The Anacostia Community Museum was originally described as "an experimental store-front museum" by the Smithsonian Institution in 1966. Smithsonian Secretary S. Dillon Ripley intended for the museum to serve as an outreach opportunity to bring more African Americans to the National Mall to visit Smithsonian museums. The idea, which rose from a Smithsonian-hosted conference in 1966, came into reality in March 1967, when the Smithsonian acquired the Carver Theater in the Anacostia neighborhood. The Smithsonian sought community support, and a council of local Anacostia residents came together to advise on the project. John Kinard was appointed director of the museum in June 1967. A pastor and civil rights activist, Kinard was heavily involved in the Anacostia neighborhood, and he made sure that the young people of the neighborhood were involved in the creation of the museum. Every week, the museum's Neighborhood Advisory Committee of community members would meet to help plan the programming and exhibitions. Staff and community members worked side by side to change the building from a defunct movie theater into an exhibition space. The community also assisted in choosing what objects would be displayed.
The Anacostia Neighborhood Museum opened on September 15, 1967. The museum had eight staff members, and only one was permanent. There were no curators or researchers. A life-size fiberglass model of a Tricerotops, which in 1968 would appear as "Uncle Beazley" in the children's television movie, The Enormous Egg, and which is now near Lemur Island in the National Zoological Park (the National Zoo), attended the museum's opening.
In 1968, the museum hired a staff photographer and a photography lab was opened on site. The museum would not become part of the Smithsonian Institution's federal budget until 1970. That year, the Anacostia Research Center was founded, with funding from the Carnegie Corporation, to create an oral history program. The museum hired its first historian, Louise Daniel Hutchinson, in 1971. By 1972, the museum had ten full-time, permanent staff members, working within three departments: director's office, education, and a research and exhibitions department. The museum found it challenging to incorporate the community into its planning processes as it grew larger, and more developed processes formed to incorporate the community into exhibits. The Neighborhood Advisory Committee, which consisted of ninety people, was cut down in size and renamed the Board of Directors.
The Exhibits Design and Production Laboratory, located at Fort Stanton, was opened in October 1974. It was there where preparations for a new museum building took place. In 1976, it suffered a fire after masonite sheets fell from a forklift, and into a container of lacquer thinner. Staff were unable to call for help due to the fire damaging the phone lines. The damage cost approximately $75,000 and no one was injured. The museum became the first Smithsonian museum to use labels for the hearing impaired in their exhibitions, in 1980. An archives devoted to the area of Anacostia was created in 1977.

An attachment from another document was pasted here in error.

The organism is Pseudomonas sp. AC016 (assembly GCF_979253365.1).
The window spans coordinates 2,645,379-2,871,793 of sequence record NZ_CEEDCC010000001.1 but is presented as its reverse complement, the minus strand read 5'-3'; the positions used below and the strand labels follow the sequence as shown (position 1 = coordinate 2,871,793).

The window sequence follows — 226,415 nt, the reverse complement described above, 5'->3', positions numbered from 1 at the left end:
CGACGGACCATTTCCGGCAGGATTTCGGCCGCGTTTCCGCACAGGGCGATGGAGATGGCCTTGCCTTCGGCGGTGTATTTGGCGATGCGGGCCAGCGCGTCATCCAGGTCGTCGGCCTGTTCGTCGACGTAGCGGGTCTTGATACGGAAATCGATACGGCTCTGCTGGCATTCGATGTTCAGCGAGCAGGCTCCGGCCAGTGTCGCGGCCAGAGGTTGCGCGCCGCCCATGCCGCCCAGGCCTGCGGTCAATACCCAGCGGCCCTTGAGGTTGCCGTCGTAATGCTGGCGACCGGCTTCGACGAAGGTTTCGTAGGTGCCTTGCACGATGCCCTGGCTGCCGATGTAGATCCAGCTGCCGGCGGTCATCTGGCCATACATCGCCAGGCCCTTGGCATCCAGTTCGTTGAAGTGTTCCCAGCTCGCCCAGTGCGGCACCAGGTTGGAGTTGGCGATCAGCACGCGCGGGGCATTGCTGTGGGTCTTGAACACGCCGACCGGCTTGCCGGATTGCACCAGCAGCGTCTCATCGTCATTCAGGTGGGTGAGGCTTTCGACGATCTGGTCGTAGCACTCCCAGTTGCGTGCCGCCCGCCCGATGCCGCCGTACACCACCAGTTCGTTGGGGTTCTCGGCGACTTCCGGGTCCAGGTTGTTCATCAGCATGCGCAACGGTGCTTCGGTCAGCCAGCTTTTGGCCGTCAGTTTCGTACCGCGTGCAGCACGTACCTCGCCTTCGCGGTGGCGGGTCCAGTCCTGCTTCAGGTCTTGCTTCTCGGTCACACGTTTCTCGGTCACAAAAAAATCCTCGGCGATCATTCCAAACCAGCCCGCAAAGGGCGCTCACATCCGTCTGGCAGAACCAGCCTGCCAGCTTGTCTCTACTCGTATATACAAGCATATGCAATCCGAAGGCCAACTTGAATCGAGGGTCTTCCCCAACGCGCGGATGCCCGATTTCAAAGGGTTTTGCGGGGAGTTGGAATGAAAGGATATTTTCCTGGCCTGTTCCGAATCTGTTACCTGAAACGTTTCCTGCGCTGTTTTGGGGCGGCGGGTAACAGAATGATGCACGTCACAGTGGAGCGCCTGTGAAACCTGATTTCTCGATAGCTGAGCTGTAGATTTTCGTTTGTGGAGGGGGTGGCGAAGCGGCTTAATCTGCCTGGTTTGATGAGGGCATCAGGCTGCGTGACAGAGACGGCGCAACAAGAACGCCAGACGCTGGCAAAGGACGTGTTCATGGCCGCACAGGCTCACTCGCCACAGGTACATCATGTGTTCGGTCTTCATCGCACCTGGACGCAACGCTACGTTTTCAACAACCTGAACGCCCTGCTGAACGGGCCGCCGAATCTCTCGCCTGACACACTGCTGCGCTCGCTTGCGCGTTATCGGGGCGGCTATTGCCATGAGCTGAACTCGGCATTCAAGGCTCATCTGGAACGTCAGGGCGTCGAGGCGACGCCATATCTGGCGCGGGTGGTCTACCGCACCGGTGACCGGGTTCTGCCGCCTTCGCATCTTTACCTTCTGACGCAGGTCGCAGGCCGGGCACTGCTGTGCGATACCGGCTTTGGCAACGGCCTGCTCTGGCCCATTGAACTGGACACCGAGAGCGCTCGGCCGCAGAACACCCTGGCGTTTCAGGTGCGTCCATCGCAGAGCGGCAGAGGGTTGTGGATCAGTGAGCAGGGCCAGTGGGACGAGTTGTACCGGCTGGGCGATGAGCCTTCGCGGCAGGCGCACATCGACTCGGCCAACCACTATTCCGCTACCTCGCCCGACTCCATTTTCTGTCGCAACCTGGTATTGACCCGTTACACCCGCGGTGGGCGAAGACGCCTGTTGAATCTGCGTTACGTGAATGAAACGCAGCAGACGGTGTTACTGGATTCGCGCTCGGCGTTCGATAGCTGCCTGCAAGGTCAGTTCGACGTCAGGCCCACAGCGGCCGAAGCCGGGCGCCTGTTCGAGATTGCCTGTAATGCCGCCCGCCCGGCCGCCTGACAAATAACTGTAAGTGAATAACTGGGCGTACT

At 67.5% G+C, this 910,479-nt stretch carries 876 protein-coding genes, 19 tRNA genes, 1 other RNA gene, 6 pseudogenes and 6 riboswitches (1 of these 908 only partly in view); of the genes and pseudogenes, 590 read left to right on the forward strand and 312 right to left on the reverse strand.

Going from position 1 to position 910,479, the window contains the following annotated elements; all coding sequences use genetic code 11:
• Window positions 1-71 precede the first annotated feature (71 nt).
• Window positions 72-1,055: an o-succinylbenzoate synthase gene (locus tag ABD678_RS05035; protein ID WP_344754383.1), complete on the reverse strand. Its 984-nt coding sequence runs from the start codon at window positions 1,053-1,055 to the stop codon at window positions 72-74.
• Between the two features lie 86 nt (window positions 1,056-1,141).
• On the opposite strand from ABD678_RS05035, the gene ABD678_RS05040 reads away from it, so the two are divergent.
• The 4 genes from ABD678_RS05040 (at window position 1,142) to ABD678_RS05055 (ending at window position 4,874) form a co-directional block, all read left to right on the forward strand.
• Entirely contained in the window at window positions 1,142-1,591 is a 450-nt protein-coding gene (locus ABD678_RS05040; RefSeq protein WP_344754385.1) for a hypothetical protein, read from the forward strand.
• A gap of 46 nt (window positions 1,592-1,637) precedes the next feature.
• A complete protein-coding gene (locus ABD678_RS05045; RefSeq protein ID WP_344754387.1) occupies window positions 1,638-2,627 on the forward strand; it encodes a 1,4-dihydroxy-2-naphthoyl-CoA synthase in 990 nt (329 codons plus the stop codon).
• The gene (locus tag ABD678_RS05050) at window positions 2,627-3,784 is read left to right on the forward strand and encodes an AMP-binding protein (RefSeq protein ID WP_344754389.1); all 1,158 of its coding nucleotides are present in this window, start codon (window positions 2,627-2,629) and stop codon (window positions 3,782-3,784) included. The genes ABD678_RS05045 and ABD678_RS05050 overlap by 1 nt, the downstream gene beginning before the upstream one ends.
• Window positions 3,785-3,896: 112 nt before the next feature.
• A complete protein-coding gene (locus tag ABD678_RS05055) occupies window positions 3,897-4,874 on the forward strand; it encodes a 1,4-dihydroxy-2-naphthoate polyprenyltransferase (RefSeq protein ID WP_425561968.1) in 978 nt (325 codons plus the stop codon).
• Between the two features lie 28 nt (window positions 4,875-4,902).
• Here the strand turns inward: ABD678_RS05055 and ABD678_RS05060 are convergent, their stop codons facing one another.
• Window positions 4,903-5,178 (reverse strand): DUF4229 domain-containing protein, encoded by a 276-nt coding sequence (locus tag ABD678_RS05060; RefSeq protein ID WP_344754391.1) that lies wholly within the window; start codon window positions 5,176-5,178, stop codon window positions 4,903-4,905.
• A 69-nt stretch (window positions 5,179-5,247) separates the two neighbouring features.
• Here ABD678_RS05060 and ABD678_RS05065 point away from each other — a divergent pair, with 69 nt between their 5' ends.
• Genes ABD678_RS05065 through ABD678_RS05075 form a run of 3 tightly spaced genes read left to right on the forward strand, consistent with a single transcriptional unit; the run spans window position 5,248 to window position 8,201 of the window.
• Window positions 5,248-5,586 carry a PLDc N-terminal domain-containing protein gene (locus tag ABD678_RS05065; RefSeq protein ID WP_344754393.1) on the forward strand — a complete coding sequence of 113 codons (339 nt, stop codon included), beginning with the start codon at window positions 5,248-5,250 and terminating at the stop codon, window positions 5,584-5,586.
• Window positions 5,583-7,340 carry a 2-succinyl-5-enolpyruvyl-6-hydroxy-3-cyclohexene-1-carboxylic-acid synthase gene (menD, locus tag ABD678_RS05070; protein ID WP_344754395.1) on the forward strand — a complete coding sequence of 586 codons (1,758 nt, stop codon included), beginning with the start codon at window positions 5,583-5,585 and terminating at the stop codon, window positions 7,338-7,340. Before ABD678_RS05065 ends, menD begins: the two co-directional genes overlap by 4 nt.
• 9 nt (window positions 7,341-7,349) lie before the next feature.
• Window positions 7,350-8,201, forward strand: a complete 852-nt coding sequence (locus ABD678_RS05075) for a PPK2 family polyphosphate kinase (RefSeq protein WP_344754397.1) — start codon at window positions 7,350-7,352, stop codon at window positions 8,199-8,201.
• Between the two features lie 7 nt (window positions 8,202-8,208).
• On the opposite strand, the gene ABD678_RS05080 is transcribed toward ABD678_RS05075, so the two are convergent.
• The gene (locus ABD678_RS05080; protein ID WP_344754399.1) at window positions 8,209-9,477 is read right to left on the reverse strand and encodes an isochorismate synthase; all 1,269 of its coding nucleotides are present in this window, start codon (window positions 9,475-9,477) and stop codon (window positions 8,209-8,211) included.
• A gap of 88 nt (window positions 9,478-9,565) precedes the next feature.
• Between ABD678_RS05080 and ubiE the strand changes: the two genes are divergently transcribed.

The new Anacostia Museum was opened on May 17, 1987, located at Fort Stanton. The name change stemmed from the change in the museum's mission, to celebrate African American history not only in Anacostia, but around the world. Long-time director John Kinard died in 1989. Steven Newsome became the new museum director in 1991. The museum went through another name change, in 1995, becoming the Anacostia Museum and Center for African American History and Culture. Its intent was to serve as the location for the National Museum of African American History and Culture. During Newsome's tenure the museum underwent an $8.5 million renovation. In 2004 Newsome retired, with James Early becoming acting director. Once more, the museum decided to change its mission, to focus specifically on Anacostia communities, and changed its name to the Anacostia Community Museum in 2006. That year, Camille Akeju became the director.
With the arrival of Akeju, the museum's exhibition process changed, removing the community-driven exhibition process, which allowed community members to submit proposals for exhibitions. The process is now curator-focused, with exhibition concepts being chosen by staff.
The Fort Stanton building, which opened in 1987, was designed by Keyes Condon Florance, Architrave, and Wisnewski Blair Associates. The design, based on the cultural expressionism style, aimed to make use of the natural setting it resides in. The building exterior is made of red brick motifs reflecting kente cloth. Cylinders made of concrete with glass blocks and blue tile sit in the facade of the building. The cylinders pull influence from the ruins of Great Zimbabwe. Large picture windows reside at the entrance.